What’s your story?

These organizations come from different industries and sectors. Some are large and long established; others are relatively new. What they have in common are stories that capture something fundamental about their identity and purpose; stories that are credible and authoritative because they are grounded in fact, not fiction; and stories that speak to hearts as well as minds because they call on a shared history. They did not come by these stories by accident, but rather delved into their past, eager to document it and willing to learn from it.

For other organizations that want to tell a compelling story, this raises a broader question: What is their story? Where did they come from, what did they achieve, what setbacks did they need to overcome along the way, and how did all of this shape the values they hold, the mission they embrace, and the strategy that will take them there? Only by understanding their own story first can their leaders frame a vision for the future and rally the support they need to realize it.


About co-authors: John Seaman, CEO Saybrook Partners, is a historian, author and consultant to organizations, families, and executives around the world. He has worked with clients across a range of sectors, with special expertise in financial and professional services, higher education, and philanthropy. Robert Ferguson, Saybrook Partner, has 20+ years experience in communications, branding, publishing, and media relations. He uses an organization’s unique knowledge to develop an authentic and sustainable brand platform, one that keeps audiences connected and engaged.  This article was first published on their website.

{ 20 comments… add one }

  • Nadine B. Hack August 4, 2016, 1:47 pm

    I love your premise that “the most powerful story of all—one that is compelling, authentic, and true—is rooted in one’s own experience. Smart organizations and their leaders know this. They act deliberately to capture what we call ‘heritage stories’— founding myths, remembered events, survival stories—and use them to help crystallize a sense of purpose, engage people in transformational change, and make them feel a part of something larger than themselves.” Authenticity and purpose are key values for all aspects of work, including the stories we tell about it.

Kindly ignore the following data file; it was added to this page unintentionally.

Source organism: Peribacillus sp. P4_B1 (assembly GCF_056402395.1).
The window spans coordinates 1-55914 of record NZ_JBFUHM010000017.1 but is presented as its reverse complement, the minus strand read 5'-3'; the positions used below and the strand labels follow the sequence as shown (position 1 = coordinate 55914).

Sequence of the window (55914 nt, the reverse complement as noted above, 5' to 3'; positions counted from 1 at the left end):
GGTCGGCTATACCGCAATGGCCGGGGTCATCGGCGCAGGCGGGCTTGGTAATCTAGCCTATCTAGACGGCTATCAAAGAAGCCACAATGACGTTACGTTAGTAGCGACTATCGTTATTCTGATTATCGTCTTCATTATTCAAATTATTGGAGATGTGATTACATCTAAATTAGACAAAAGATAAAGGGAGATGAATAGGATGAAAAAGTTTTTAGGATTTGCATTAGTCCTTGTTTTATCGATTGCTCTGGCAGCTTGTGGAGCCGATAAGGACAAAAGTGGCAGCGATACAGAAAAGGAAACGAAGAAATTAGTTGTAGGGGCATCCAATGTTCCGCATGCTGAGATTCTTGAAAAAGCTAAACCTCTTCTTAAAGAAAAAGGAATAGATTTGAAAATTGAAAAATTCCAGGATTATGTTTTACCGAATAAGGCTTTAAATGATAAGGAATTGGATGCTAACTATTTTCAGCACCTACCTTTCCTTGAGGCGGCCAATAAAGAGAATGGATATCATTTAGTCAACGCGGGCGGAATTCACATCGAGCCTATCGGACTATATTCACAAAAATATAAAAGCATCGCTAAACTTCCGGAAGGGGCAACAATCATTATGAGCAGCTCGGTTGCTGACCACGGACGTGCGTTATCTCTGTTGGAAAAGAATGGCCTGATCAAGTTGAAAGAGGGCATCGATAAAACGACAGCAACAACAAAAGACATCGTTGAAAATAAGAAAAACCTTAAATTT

Reply
  • Jerry Dunfey August 4, 2016, 3:00 pm

    I appreciate your insights on storytelling as we are revitalizing Global Citizens Circle website, we are engaged in a process of distilling a clear, concise, compelling narrative that captures: over 42 years fostering diversity, inclusion, civil discourse to create constructive change; tens of thousands of inter-generational participants around the world engaging in hundreds of Circles; empowering a global learning community of social action.

    Reply
    • John Seaman August 9, 2016, 12:16 pm

      Thank you, Jerry. Even under construction, your new website captures a stunning record of dialogue and common cause among change makers at all levels. You must have so many stories of your own to share, and perhaps these will form part of the revamped site. I look forward to reading more.

      Reply
  • Barbara Kimmel August 4, 2016, 3:00 pm

    Nadine- thank you for sharing this wonderful article. The story cannot be “crafted” by the PR or communications folks followed by a “sign off” from legal. The secret is getting leaders to acknowledge the value of coloring outside the standard operating procedures box.

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    • Nadine B. Hack August 4, 2016, 3:08 pm

      I agree, Barbara. That’s why I love John & Rob’s emphasis on finding the authentic, essential purpose of one’s story. We all have one – individuals and enterprises. When we reveal them, we truly have the ability to connect with each other in honesty and trust: values you’ve done so much to advance.